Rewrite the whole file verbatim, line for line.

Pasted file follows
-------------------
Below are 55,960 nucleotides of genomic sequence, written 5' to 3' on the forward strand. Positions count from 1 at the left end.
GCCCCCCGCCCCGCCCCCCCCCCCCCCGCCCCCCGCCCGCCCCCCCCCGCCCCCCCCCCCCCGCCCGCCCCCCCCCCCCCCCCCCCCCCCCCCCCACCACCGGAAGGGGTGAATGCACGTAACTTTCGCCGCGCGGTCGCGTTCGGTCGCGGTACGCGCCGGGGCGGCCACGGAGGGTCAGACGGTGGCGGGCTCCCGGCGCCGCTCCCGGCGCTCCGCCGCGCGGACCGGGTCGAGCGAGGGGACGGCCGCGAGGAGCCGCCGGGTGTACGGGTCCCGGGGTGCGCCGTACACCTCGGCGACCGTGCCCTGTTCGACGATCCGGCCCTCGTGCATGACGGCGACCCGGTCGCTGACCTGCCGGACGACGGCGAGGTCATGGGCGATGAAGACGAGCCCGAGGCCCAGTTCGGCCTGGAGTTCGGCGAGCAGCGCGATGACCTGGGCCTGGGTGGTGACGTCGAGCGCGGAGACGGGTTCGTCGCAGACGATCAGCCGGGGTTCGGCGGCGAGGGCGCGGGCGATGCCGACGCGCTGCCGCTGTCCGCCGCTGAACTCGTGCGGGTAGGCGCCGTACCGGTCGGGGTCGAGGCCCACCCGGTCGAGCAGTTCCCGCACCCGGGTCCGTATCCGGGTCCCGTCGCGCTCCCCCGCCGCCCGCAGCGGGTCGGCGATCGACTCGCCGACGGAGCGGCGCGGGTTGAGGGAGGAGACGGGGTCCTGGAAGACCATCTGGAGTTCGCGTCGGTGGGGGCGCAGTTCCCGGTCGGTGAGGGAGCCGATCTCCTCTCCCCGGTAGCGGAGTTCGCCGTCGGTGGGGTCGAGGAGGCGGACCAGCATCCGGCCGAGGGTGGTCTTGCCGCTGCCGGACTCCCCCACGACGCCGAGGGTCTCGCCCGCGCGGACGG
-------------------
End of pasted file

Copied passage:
Below are 55,960 nucleotides of genomic sequence, written 5' to 3' on the forward strand. Positions count from 1 at the left end.
GCCCCCCGCCCCGCCCCCCCCCCCCCCGCCCCCCGCCCGCCCCCCCCCGCCCCCCCCCCCCCGCCCGCCCCCCCCCCCCCCCCCCCCCCCCCCCCACCACCGGAAGGGGTGAATGCACGTAACTTTCGCCGCGCGGTCGCGTTCGGTCGCGGTACGCGCCGGGGCGGCCACGGAGGGTCAGACGGTGGCGGGCTCCCGGCGCCGCTCCCGGCGCTCCGCCGCGCGGACCGGGTCGAGCGAGGGGACGGCCGCGAGGAGCCGCCGGGTGTACGGGTCCCGGGGTGCGCCGTACACCTCGGCGACCGTGCCCTGTTCGACGATCCGGCCCTCGTGCATGACGGCGACCCGGTCGCTGACCTGCCGGACGACGGCGAGGTCATGGGCGATGAAGACGAGCCCGAGGCCCAGTTCGGCCTGGAGTTCGGCGAGCAGCGCGATGACCTGGGCCTGGGTGGTGACGTCGAGCGCGGAGACGGGTTCGTCGCAGACGATCAGCCGGGGTTCGGCGGCGAGGGCGCGGGCGATGCCGACGCGCTGCCGCTGTCCGCCGCTGAACTCGTGCGGGTAGGCGCCGTACCGGTCGGGGTCGAGGCCCACCCGGTCGAGCAGTTCCCGCACCCGGGTCCGTATCCGGGTCCCGTCGCGCTCCCCCGCCGCCCGCAGCGGGTCGGCGATCGACTCGCCGACGGAGCGGCGCGGGTTGAGGGAGGAGACGGGGTCCTGGAAGACCATCTGGAGTTCGCGTCGGTGGGGGCGCAGTTCCCGGTCGGTGAGGGAGCCGATCTCCTCTCCCCGGTAGCGGAGTTCGCCGTCGGTGGGGTCGAGGAGGCGGACCAGCATCCGGCCGAGGGTGGTCTTGCCGCTGCCGGACTCCCCCACGACGCCGAGGGTCTCGCCCGCGCGGACGG